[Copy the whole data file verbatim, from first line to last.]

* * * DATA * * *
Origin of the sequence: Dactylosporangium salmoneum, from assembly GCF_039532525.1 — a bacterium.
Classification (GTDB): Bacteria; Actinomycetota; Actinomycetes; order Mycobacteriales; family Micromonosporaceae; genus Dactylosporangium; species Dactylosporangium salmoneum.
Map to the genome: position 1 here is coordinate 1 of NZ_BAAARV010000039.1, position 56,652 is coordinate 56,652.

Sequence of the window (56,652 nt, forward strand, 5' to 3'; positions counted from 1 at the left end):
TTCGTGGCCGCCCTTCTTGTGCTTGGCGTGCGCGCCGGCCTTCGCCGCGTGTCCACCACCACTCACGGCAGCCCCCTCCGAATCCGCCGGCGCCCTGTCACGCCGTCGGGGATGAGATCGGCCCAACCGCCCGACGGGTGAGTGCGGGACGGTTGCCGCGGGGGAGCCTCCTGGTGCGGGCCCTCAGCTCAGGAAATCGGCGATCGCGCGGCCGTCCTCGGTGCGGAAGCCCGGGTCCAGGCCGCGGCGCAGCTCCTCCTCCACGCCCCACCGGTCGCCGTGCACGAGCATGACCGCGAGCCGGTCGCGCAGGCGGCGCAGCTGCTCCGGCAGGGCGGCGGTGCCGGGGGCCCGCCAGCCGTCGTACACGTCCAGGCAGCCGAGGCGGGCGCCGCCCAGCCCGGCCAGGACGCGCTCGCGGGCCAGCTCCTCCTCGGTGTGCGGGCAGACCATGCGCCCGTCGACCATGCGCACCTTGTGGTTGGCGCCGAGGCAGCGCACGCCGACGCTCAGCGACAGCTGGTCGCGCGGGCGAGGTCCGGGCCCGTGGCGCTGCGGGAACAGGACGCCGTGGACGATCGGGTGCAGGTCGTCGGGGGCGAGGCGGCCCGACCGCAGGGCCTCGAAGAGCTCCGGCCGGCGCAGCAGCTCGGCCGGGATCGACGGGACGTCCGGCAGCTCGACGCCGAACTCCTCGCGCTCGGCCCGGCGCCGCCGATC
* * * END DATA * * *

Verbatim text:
Origin of the sequence: Dactylosporangium salmoneum, from assembly GCF_039532525.1 — a bacterium.
Classification (GTDB): Bacteria; Actinomycetota; Actinomycetes; order Mycobacteriales; family Micromonosporaceae; genus Dactylosporangium; species Dactylosporangium salmoneum.
Map to the genome: position 1 here is coordinate 1 of NZ_BAAARV010000039.1, position 56,652 is coordinate 56,652.

Sequence of the window (56,652 nt, forward strand, 5' to 3'; positions counted from 1 at the left end):
TTCGTGGCCGCCCTTCTTGTGCTTGGCGTGCGCGCCGGCCTTCGCCGCGTGTCCACCACCACTCACGGCAGCCCCCTCCGAATCCGCCGGCGCCCTGTCACGCCGTCGGGGATGAGATCGGCCCAACCGCCCGACGGGTGAGTGCGGGACGGTTGCCGCGGGGGAGCCTCCTGGTGCGGGCCCTCAGCTCAGGAAATCGGCGATCGCGCGGCCGTCCTCGGTGCGGAAGCCCGGGTCCAGGCCGCGGCGCAGCTCCTCCTCCACGCCCCACCGGTCGCCGTGCACGAGCATGACCGCGAGCCGGTCGCGCAGGCGGCGCAGCTGCTCCGGCAGGGCGGCGGTGCCGGGGGCCCGCCAGCCGTCGTACACGTCCAGGCAGCCGAGGCGGGCGCCGCCCAGCCCGGCCAGGACGCGCTCGCGGGCCAGCTCCTCCTCGGTGTGCGGGCAGACCATGCGCCCGTCGACCATGCGCACCTTGTGGTTGGCGCCGAGGCAGCGCACGCCGACGCTCAGCGACAGCTGGTCGCGCGGGCGAGGTCCGGGCCCGTGGCGCTGCGGGAACAGGACGCCGTGGACGATCGGGTGCAGGTCGTCGGGGGCGAGGCGGCCCGACCGCAGGGCCTCGAAGAGCTCCGGCCGGCGCAGCAGCTCGGCCGGGATCGACGGGACGTCCGGCAGCTCGACGCCGAACTCCTCGCGCTCGGCCCGGCGCCGCCGATC